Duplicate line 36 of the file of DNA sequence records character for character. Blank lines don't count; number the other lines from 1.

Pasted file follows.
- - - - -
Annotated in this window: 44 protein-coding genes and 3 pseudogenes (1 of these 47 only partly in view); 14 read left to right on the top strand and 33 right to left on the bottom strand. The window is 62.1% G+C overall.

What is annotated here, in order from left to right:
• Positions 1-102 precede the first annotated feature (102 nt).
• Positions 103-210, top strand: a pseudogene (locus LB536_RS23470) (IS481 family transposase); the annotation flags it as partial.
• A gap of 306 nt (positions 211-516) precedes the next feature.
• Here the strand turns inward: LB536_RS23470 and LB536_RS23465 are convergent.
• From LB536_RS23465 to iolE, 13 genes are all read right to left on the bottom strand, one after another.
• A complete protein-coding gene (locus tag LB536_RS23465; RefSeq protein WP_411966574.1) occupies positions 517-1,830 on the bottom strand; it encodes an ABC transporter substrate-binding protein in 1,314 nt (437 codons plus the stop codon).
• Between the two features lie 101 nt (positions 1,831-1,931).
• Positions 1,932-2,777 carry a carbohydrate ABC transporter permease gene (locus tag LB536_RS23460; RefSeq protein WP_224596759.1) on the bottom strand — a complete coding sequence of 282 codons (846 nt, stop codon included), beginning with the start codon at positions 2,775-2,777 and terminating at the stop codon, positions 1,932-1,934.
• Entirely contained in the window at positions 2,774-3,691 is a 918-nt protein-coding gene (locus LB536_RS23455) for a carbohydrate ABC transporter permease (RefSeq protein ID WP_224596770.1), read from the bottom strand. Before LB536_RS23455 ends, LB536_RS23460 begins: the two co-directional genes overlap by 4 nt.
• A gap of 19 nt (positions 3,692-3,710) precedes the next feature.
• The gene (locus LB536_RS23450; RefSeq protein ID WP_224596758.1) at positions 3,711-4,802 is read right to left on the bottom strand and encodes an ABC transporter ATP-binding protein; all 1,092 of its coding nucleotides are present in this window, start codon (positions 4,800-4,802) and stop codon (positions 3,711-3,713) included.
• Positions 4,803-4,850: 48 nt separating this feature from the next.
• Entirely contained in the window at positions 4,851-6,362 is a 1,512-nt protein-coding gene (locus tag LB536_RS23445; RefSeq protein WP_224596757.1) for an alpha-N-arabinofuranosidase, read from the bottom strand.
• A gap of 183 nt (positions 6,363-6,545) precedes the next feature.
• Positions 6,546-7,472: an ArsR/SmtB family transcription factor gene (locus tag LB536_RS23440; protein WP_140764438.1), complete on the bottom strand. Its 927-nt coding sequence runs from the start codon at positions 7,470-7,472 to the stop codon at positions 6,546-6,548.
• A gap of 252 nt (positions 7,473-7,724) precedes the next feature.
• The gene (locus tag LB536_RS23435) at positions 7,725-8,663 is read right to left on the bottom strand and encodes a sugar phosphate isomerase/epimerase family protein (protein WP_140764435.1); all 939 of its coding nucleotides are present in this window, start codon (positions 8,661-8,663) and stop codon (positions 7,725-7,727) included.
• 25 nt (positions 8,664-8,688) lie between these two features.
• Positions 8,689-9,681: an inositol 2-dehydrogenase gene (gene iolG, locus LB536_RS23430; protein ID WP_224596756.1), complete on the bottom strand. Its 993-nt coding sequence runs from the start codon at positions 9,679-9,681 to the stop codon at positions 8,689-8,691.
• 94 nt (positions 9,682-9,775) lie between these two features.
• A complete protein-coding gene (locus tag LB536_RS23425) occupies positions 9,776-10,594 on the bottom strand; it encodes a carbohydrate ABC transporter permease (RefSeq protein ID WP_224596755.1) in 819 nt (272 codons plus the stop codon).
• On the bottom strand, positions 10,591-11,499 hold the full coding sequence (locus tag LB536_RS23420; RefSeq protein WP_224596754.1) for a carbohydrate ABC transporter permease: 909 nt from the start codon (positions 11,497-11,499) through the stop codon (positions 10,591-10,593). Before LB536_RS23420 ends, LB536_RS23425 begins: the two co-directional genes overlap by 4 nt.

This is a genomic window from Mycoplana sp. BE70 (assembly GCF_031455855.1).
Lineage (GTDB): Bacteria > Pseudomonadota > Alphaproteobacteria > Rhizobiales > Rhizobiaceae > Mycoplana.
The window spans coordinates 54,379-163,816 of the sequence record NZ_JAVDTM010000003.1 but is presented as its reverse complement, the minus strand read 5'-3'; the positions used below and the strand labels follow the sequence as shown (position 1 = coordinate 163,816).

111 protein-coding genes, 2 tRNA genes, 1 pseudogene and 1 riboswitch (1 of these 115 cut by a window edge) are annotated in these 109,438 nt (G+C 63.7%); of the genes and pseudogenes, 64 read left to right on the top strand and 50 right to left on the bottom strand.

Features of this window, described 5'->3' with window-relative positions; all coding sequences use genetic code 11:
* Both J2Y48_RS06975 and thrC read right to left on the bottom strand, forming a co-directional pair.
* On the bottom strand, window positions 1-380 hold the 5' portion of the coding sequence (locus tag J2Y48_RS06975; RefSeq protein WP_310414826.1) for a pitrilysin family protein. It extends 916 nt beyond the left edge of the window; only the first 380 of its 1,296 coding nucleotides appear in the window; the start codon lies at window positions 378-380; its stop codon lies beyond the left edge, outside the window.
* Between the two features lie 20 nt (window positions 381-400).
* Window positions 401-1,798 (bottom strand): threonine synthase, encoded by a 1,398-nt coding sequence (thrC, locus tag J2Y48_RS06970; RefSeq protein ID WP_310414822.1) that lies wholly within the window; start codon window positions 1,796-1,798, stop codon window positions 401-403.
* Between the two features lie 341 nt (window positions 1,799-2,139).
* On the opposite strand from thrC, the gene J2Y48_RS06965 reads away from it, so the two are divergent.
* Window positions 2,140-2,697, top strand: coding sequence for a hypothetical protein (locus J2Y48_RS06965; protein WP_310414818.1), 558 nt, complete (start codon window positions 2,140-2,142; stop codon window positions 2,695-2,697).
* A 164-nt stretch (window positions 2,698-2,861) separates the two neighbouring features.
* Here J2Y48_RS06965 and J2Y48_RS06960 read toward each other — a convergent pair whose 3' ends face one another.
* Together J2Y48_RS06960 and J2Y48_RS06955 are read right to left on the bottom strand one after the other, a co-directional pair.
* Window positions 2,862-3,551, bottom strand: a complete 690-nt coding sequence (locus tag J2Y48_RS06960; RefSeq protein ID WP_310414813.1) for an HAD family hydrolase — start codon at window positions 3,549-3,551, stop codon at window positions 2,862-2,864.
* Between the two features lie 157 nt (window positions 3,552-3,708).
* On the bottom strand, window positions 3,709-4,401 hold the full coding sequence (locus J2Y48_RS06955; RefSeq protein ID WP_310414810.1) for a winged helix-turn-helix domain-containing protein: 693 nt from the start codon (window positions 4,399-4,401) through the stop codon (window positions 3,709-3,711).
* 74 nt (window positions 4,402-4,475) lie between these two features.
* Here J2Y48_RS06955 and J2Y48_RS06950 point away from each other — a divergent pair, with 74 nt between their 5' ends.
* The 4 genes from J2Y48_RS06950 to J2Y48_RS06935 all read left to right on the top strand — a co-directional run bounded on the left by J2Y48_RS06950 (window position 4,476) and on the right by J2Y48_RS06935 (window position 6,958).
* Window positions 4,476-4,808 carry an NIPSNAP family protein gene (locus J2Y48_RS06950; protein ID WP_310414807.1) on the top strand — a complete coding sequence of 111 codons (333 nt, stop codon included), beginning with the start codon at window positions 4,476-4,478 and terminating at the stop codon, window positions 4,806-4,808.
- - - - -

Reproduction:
* Window positions 2,140-2,697, top strand: coding sequence for a hypothetical protein (locus J2Y48_RS06965; protein WP_310414818.1), 558 nt, complete (start codon window positions 2,140-2,142; stop codon window positions 2,695-2,697).